As corporate Australia’s fascination with innovation and start-up culture continues unabated, the director of strategic initiatives at insurer IAG’s Customer Labs project is wrestling with how to grow a start-up – and perhaps even a $1 billion ‘unicorn’ – from inside a corporate shop.
“There’s a lot of interest in corporates about the start-up process at the moment,” Andrew Stead told CeBIT’s big data analytics conference in Sydney.
“There’s a phenomena at the moment for the boards of ASX-listed companies to tour Silicon Valley. They come away saying they’re going to be disrupted and that they must put in place some sort of plan.
“So if you’re inside these corporates, much is talked about disruption from start-ups and new technologies. That drives us to look at opportunities to change.”
Though Stead has been with IAG for less than three months, his mission is to effectively build and grow start-ups inside a corporate environment.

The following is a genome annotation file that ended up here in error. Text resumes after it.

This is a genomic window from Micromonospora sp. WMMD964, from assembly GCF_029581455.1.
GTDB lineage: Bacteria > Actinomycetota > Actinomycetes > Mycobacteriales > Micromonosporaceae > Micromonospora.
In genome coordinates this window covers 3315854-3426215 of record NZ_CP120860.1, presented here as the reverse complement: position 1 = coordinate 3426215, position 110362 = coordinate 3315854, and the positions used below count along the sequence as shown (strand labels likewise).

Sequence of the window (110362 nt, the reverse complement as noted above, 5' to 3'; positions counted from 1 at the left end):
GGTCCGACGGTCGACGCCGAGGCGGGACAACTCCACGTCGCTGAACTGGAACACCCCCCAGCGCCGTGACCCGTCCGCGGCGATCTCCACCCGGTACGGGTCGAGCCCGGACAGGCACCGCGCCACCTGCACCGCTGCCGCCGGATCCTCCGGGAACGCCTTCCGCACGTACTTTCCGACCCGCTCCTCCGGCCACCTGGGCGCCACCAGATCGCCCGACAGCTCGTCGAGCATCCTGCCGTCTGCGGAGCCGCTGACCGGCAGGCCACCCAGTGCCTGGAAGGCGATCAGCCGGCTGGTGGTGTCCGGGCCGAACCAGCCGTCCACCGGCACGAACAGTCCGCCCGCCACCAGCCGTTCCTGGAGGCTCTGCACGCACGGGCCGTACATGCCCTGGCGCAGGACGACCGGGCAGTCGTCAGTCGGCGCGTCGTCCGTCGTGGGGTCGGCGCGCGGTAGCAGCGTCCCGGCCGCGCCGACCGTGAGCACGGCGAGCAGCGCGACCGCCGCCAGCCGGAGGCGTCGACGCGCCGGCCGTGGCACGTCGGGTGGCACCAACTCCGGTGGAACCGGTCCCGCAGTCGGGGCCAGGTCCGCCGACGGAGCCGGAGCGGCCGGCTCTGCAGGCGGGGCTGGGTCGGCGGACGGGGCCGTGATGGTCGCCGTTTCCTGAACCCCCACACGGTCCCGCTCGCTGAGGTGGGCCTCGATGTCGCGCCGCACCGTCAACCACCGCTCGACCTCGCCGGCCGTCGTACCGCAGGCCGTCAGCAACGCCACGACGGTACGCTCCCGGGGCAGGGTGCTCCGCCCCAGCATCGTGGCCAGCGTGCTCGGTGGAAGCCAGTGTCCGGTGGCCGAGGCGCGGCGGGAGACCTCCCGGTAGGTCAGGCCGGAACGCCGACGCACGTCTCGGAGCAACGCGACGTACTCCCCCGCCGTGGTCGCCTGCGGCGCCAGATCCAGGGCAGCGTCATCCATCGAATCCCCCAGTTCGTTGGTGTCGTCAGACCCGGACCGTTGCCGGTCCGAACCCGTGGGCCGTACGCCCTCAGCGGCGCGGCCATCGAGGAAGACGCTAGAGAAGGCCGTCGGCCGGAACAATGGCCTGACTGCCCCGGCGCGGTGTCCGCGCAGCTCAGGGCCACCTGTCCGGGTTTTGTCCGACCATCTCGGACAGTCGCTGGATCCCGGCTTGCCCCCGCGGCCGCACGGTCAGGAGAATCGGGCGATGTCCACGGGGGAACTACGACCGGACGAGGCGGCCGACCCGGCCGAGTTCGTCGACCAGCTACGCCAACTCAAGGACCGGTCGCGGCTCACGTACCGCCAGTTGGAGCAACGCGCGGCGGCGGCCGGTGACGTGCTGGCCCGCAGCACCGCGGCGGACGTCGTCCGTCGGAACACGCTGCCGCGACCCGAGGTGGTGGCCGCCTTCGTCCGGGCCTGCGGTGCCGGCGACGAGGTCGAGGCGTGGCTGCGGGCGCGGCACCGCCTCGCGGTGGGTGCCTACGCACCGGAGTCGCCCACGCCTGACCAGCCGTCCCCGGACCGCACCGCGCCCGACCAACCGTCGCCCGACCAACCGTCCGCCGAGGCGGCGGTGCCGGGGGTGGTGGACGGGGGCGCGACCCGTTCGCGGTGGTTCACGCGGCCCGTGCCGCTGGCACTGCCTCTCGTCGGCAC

“This for me is the start of a journey of an experimental phase,” Stead said.
“I’ve come out of accelerators and incubators. The reason I joined IAG was to try and bring in some of those mechanisms into the business.
“But you have to be clear about what the objectives are for the organisation and how they best fit the type of program you want to initiate.”
One of the main problems that start-ups face is that their trajectory isn’t linear.
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